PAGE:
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Pro-oxidant and antioxidant mechanisms of etoposide in HL-60 cells: role of myeloperoxidase.

Kagan VE; Kuzmenko AI; Tyurina YY; Shvedova AA; Matsura T; Yalowich JC
Cancer Res 2001 Nov; 61(21):7777-7784
Etoposide is an effective anticancer agent whose antitumor activity is associated with its phenolic E-ring, which can participate in intracellular redox cycling reactions. Myeloperoxidase (MPO)-catalyzed one-electron oxidation of the etoposide phenolic ring and/or interaction of this phenolic moiety with reactive radicals yields its phenoxyl radical, whose reactivity may determine the pro- or antioxidant effects of this molecule in cells. Using MPO-rich HL-60 cells, we directly demonstrated that both anti- and pro-oxidant activities of etoposide are realized in cells. Etoposide acted as an effective radical scavenger and antioxidant protector of phosphatidylethanolamine, phosphatidylcholine, and other intracellular phospholipids against H2O2-induced oxidation in HL-60 cells with constitutively high MPO activity and in HL-60 cells depleted of MPO by an inhibitor of heme synthesis, succinyl acetone. MPO-catalyzed production of etoposide phenoxyl radicals observed directly in HL-60 cells by electron paramagnetic resonance (EPR) did not result in oxidation of these membrane phospholipids, suggesting that the radicals were not reactive enough to trigger lipid oxidation. MPO-dependent pro-oxidant activity of etoposide was directly demonstrated by (a) the ability of intracellular reduced glutathione (GSH) to eliminate EPR-detectable etoposide phenoxyl radicals, (b) the ability of etoposide phenoxyl radicals to oxidize GSH and protein thiols (after preliminary depletion of intracellular GSH with a maleimide reagent, ThioGlo-1), and (c) the disappearance of these effects after depletion of MPO by pretreatment of cells with succinyl acetone. In addition, titration of intracellular GSH (in intact cells) using the maleimide reagent ThioGlo-1 resulted in remarkably augmented EPR-detectable etoposide phenoxyl radicals and enhanced etoposide-induced topoisomerase II-DNA covalent complexes. In conclusion, the phenolic moiety of etoposide acts as an effective free radical scavenger, accounting for its antioxidant action. Whereas one-electron oxidation of etoposide by free radical scavenging and/or by MPO results in a phenoxyl radical with low reactivity toward lipids, its high reactivity toward thiols is a determinant of its pro-oxidant effects in HL-60 cells.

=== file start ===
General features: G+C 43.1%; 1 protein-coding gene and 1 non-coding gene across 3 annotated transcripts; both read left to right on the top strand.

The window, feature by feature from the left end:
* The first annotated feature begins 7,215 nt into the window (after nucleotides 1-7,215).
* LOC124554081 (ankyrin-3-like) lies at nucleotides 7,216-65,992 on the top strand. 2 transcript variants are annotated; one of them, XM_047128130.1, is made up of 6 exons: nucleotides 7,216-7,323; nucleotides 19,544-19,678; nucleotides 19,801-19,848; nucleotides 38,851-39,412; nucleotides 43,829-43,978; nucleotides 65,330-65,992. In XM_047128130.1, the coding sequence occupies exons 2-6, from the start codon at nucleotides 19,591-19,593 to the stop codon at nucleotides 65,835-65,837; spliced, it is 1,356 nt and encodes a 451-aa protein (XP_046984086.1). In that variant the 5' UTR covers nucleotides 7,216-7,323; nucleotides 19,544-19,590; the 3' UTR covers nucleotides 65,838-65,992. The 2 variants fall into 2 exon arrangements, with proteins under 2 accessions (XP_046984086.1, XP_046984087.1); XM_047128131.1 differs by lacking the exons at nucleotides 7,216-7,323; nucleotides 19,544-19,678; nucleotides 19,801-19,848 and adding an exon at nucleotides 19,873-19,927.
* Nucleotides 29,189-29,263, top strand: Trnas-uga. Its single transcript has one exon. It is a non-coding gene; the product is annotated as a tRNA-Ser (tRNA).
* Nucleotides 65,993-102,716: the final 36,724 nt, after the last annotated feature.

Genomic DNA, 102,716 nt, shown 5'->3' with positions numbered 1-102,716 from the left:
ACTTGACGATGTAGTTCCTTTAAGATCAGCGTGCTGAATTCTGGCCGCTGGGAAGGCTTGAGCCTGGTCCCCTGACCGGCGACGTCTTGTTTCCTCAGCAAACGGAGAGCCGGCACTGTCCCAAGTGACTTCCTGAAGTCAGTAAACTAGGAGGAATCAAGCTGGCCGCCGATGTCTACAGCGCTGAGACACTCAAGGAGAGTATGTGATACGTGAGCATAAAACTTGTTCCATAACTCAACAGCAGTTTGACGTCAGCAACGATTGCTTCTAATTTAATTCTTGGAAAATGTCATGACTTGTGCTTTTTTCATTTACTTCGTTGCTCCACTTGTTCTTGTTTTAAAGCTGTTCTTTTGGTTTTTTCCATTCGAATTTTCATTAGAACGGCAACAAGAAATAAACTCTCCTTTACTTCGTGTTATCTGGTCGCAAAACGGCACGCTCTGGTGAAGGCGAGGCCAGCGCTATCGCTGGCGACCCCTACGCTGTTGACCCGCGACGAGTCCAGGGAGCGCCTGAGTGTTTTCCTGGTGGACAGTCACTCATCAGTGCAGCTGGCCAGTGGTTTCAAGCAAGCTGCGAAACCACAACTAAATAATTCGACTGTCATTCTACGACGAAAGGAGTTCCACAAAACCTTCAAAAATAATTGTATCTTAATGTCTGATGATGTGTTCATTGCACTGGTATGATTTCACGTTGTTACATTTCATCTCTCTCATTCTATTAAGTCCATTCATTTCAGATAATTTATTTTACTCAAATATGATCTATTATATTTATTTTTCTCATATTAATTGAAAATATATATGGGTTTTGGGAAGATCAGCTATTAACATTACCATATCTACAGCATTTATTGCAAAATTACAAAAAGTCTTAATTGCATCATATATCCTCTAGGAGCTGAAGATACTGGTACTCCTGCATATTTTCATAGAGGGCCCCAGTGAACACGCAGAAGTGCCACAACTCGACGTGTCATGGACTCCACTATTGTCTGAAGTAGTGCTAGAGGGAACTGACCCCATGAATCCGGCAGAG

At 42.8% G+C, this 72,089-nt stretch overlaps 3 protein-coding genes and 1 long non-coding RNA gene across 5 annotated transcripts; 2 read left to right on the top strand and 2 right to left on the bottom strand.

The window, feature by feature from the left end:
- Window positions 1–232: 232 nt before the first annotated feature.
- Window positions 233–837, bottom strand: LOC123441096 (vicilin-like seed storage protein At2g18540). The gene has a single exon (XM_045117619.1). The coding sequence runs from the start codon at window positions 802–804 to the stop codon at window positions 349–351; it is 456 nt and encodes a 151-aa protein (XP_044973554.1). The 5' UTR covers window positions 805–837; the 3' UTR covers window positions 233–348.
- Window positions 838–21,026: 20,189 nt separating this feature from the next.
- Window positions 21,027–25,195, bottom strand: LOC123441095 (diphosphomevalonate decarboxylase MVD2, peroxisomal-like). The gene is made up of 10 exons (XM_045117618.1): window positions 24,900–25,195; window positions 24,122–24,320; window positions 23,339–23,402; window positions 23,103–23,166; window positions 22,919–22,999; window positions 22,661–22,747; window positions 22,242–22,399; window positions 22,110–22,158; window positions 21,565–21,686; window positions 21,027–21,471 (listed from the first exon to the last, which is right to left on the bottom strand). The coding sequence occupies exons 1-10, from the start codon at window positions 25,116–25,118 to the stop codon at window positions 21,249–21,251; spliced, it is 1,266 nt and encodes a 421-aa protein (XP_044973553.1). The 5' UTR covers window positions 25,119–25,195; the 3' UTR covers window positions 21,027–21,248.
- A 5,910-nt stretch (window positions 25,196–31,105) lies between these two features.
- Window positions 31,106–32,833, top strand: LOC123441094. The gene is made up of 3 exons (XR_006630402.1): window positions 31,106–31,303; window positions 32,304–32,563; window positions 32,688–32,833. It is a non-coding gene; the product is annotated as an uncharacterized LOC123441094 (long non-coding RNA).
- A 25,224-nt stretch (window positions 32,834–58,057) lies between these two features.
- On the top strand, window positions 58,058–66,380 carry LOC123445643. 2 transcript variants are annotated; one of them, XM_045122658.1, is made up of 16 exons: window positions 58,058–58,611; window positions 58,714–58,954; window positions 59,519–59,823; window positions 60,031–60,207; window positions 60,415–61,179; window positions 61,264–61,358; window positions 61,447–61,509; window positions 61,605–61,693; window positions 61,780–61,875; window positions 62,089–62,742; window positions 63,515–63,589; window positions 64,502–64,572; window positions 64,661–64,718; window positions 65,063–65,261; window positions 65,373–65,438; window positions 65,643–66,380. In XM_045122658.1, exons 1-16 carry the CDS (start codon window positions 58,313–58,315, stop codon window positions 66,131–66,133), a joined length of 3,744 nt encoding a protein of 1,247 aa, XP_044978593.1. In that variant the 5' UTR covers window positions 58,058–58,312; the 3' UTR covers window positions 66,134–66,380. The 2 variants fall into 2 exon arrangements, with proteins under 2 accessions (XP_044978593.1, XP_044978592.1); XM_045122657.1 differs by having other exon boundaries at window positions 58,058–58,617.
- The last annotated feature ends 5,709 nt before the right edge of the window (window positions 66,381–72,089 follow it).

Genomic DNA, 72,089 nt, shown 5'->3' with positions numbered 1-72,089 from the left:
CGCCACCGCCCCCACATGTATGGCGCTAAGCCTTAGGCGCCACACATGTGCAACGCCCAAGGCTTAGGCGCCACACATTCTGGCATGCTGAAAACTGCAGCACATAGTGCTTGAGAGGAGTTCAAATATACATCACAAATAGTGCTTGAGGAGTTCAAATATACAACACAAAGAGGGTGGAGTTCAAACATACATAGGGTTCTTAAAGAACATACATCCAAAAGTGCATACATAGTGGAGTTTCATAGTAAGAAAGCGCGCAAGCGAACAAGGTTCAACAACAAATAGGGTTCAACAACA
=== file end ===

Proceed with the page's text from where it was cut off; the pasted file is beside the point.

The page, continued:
Antioxidants; Cancer; Phenols; Tumors; Oxidation; Antioxidation
Department of Environmental and Occupational Health, University of Pittsburgh, 3343 Forbes Avenue, Pittsburgh, PA 15260
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Cancer Research
Page last reviewed: September 2, 2020
Content source: National Institute for Occupational Safety and Health Education and Information Division